An excerpt from Anil Sehti’s recently published book The Rebel of Benaras.
It was a cool breezy day in the fifth decade of fifteenth century Benaras.
A woman descended the steps leading to the river Ganges. She was dressed in a coarse grey sari, appropriate for a widow—doomed to live a life of utter deprivation, whose all five senses were crippled with cruel disciplines imposed by the patriarchal society of the middle ages. An anathema forever.
For anyone watching, she was a common sight at the ghats, one of the many miserable and unfortunate ones who came to plead to god for mercy, for liberation from a life of loneliness and abandonment. She stood facing the river that flowed with reckless abandon, her back towards the city that throbbed and hummed with life, yet her inner landscape remained a barren desert.
She stood there on the bank of the river, waiting with offerings in her hands. The widow knew he would come. For the past fifteen days, she had seen him coming there every day, watching the sun performing its daily ritual of descending to the other side of the horizon.
From the corner of her eyes, she saw a movement. A young boy of twelve came and sat a couple of steps behind her.
The setting sun lambented on the river crest, stirring the emotions deeply buried in the locked chambers of her heart.
A shiver arose from the centre of her being. An invisible cord leapt out from within her, connecting itself to the boy. The phenomenon was deeply mysterious yet well known to her. This ability to connect came naturally to her, just as it would to any other mother in the world. The boy’s eyes shone with the reflection of the sun’s warm glow and burned with intensity and a kind of urgency.
The boy did not belong there. He was supposed to be in the street or playground with his mates or at home with his adoptive family. Yet he had chosen to be there, at an hour of contemplators.
She could see something akin to wonder in the boy’s face, or was it something more than that? She was no scholar of words, but she knew it was something profound. She had followed him at stranger places than this.
It wasn’t that the boy did not live a normal childhood. He played with children of his age and ran after butterflies like any other kid, but he also enjoyed the company of people far beyond his age. He would roam around, following groups of sadhus and fakirs and observe their practices.
He was the widow’s son, born out of wedlock after she was widowed. She had no choice but to abandon the child. Fortunately, he was found by a newly married childless couple. His adoptive parents loved him like their own son. She knew how fortunate he was to have found such a caring family, yet, from time to time, she felt the urge to see him.
There was another purpose in following the boy of which she was not consciously aware.
She dutifully performed all the rituals expected from a widow, but all her pleas to the gods had been unanswered. The world around her seemed hopeless to her. Nonetheless, whenever she looked at the boy, she felt as if she was looking at a wild flame, a rebellious spirit unchained by any dogma or restriction.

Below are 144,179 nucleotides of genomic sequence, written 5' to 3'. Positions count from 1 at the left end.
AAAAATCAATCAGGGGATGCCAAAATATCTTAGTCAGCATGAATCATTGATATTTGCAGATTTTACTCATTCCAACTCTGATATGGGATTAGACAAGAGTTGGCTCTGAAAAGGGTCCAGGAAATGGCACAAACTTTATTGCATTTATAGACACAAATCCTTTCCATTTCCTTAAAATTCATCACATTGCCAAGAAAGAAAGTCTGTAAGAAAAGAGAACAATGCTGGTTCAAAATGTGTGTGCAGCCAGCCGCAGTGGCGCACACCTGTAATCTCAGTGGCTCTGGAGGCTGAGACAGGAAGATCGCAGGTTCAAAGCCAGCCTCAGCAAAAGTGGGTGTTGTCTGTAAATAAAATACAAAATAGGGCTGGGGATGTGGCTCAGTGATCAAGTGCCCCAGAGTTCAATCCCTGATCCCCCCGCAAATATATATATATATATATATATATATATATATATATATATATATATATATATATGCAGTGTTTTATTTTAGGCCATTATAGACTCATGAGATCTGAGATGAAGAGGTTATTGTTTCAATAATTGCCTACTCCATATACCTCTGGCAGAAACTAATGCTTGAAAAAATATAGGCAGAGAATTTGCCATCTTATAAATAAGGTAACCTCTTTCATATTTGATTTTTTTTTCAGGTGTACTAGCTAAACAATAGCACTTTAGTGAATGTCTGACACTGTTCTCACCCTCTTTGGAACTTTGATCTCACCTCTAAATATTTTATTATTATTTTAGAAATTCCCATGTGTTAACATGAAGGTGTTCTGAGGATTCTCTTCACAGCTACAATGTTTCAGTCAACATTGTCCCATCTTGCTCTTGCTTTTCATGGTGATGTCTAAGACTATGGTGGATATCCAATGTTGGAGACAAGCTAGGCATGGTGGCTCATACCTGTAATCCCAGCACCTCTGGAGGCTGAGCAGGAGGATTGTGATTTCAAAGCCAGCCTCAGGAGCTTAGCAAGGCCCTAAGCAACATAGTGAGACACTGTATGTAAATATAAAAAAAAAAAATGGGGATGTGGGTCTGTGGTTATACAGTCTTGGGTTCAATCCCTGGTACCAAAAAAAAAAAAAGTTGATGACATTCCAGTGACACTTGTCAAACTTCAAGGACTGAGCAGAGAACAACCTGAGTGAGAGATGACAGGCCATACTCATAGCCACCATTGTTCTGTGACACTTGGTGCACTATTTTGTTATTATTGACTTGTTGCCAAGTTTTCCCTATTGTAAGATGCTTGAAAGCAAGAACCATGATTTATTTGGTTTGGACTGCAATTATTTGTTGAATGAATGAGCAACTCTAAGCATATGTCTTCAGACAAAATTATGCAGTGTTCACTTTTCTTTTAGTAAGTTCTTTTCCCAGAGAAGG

To her, the boy was proof that the world was not mere bricks and dust and misery. There lay an unknown dimension where human spirit could soar high and free. His mere presence was like a prayer that needed no answer. Being there with him was enough.
Whenever she was near the boy she felt overwhelmed with something incomprehensible. The big black liquid eyes of the boy seemed to change from dreamy to alert to piercing as if he was trying to look into some unknown dimension.
She had cursed herself when the boy was born. But her shame of abandoning him did not suppress the tender feelings that arose within her heart. Every passing day was a struggle for her to keep herself away from the boy. She could not afford to reveal herself. Her lack of self-control would be disastrous for the boy’s life. He was deeply loved by his adoptive parents and she had no right to disrupt their life now. They had taken him in when she had left the baby to die. It was their right to reveal the truth of his birth to him whenever they wanted.
She had to leave him alone and carry him forever in her heart.
Oblivious of his mother’s thoughts that encompassed her entire life, the boy sat staring at the sun, deeply rooted in the moment. The day ended taking the sun with it, leaving behind a deep hue of orange that was slowly giving way to twilight.
The widow looked at the boy one last time and ascended the stairs to depart from his life forever.
Kabir never had the chance to meet his mother.
This is an excerpt from Anil Sehti’s recently published book.
Read Sanjay’s review: The Rebel of Benaras
Anil Sethi’s pull for writing came early; his first short story was published in a children’s monthly when he was fourteen. He has been an Osho disciple for 37 years and was a columnist for the Buddhafield Newsletter and for Osho Times. He now writes for Yes Osho magazine which is published in Pune, India. ‘The Rebel of Benaras’ is his first novel and currently he is working on his next book titled ‘In Chuang Tzu’s dream’.